Open Systems Interconnection (OSI) is a set of internationally recognized, non-proprietary standards for networking and for operating system involved in networking functions.
7 . Application Layer
Data Link Layer
A ll P eople S eem T o N eed D ata P rocessing
Tasks involved in sending letter
LAYER 7 – The APPLICATION Layer
The top layer of the OSI model
Provides a set of interfaces for sending and receiving applications to gain access to and use network services, such as: networked file transfer, message handling and database query processing
The application layer is responsible for providing services to the user.
LAYER 6 – The PRESENTATION Layer
Manages data-format information for networked communications (the network’s translator)
For outgoing messages, it converts data into a generic format for network transmission; for incoming messages, it converts data from the generic network format to a format that the receiving application can understand
This layer is also responsible for certain protocol conversions, data encryption/decryption, or data compression/decompression
A special software facility called a “ redirector ” operates at this layer to determine if a request is network related on not and forward network-related requests to an appropriate network resource
The presentation layer is responsible for translation, compression, and encryption.
LAYER 5 – The SESSION Layer
Enables two networked resources to hold ongoing communications (called a session) across a network
Applications on either end of the session are able to ex hange data for the duration of the session
This layer is:
Responsible for initiating, maintaining and terminating sessions
Responsible for security and access control to session information (via session participant identification)
Responsible for synchronization services, and for checkpoint services
The session layer is responsible for dialog control and synchronization.
LAYER 4 – The TRANSPORT Layer
Manages the transmission of data across a network
Manages the flow of data between parties by segmenting long data streams into smaller data chunks (based on allowed “packet” size for a given transmission medium)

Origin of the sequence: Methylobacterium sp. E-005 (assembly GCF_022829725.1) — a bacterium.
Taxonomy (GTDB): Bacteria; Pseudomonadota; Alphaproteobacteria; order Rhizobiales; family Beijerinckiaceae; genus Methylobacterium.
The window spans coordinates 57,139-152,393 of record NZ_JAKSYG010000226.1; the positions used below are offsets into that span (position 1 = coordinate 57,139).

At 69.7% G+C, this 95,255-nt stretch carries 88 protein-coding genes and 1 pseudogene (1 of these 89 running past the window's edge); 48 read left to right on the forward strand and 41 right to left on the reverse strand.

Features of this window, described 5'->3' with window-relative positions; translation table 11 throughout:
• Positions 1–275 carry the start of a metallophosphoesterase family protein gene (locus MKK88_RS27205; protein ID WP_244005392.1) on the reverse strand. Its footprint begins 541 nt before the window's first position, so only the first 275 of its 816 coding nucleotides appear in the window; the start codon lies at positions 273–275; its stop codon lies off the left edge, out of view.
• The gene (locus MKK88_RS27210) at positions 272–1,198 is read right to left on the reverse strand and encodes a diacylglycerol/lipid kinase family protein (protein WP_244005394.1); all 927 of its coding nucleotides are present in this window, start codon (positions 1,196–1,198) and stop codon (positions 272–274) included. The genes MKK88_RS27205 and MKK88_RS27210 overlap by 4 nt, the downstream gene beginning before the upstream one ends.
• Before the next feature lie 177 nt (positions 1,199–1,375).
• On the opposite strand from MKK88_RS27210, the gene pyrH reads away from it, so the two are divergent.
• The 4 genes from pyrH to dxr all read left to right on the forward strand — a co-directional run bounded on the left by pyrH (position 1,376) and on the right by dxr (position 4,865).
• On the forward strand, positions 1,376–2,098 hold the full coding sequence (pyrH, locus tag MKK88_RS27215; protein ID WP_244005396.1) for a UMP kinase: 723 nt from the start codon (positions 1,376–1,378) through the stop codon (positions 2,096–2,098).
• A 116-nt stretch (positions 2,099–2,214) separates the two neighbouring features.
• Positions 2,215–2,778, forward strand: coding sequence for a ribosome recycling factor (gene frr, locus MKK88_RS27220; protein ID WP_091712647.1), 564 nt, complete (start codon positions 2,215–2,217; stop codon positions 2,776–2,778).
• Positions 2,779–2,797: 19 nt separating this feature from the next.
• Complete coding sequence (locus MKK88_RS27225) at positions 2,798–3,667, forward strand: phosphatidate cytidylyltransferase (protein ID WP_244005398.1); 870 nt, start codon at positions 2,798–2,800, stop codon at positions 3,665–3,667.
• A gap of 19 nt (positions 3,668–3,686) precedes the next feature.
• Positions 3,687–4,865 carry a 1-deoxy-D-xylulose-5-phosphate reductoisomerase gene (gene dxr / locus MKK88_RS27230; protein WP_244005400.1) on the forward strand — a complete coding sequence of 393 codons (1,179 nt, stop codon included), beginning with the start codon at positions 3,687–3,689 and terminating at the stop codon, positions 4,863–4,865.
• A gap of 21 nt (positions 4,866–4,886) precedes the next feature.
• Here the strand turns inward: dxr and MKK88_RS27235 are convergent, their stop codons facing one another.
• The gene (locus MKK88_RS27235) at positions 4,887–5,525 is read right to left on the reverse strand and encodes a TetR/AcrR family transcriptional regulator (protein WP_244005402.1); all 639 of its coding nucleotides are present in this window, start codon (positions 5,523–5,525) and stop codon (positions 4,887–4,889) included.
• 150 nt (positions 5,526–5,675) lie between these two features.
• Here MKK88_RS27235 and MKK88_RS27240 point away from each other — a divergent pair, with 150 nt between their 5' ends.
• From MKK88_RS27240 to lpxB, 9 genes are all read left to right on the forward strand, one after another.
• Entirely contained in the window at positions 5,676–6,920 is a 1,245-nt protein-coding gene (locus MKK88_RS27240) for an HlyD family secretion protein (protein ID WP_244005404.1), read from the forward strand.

Reassembles chunks into their original sequence at the receiving end
Provides acknowledgements of successful transmissions and requests resends for packets which arrive with errors
The transport layer is responsible for the delivery of a message from one process to another.
LAYER 3 – The NETWORK Layer
Handles addressing messages for delivery, as well as translating logical network addresses and names into their physical counterparts
Responsible for deciding how to route transmissions between computers
This layer also handles the decisions needed to get data from one point to the next point along a network path
This layer also handles packet switching and network congestion control
The network layer is responsible for the delivery of individual packets from
the source host to the destination host.
LAYER 2 – The DATA LINK Layer
Handles special data frames (packets) between the Network layer and the Physical layer
At the receiving end, this layer packages raw data from the physical layer into data frames for delivery to the Network layer
At the sending end this layer handles conversion of data into raw formats that can be handled by the Physical Layer
The data link layer is responsible for moving frames from one hop (node) to the next.
LAYER 1 – The PHYSICAL Layer
Converts bits into electronic signals for outgoing messages
Converts electronic signals into bits for incoming messages
This layer manages the interface between the the computer and the network medium (coax, twisted pair, etc.)
This layer tells the driver software for the MAU (media attachment unit, ex. network interface cards (NICs, modems, etc.)) what needs to be sent across the medium
The bottom layer of the OSI model
The physical layer is responsible for movements of
individual bits from one hop (node) to the next.
A convenient aid for remembering the OSI layer names is to use the first letter of each word in the phrase: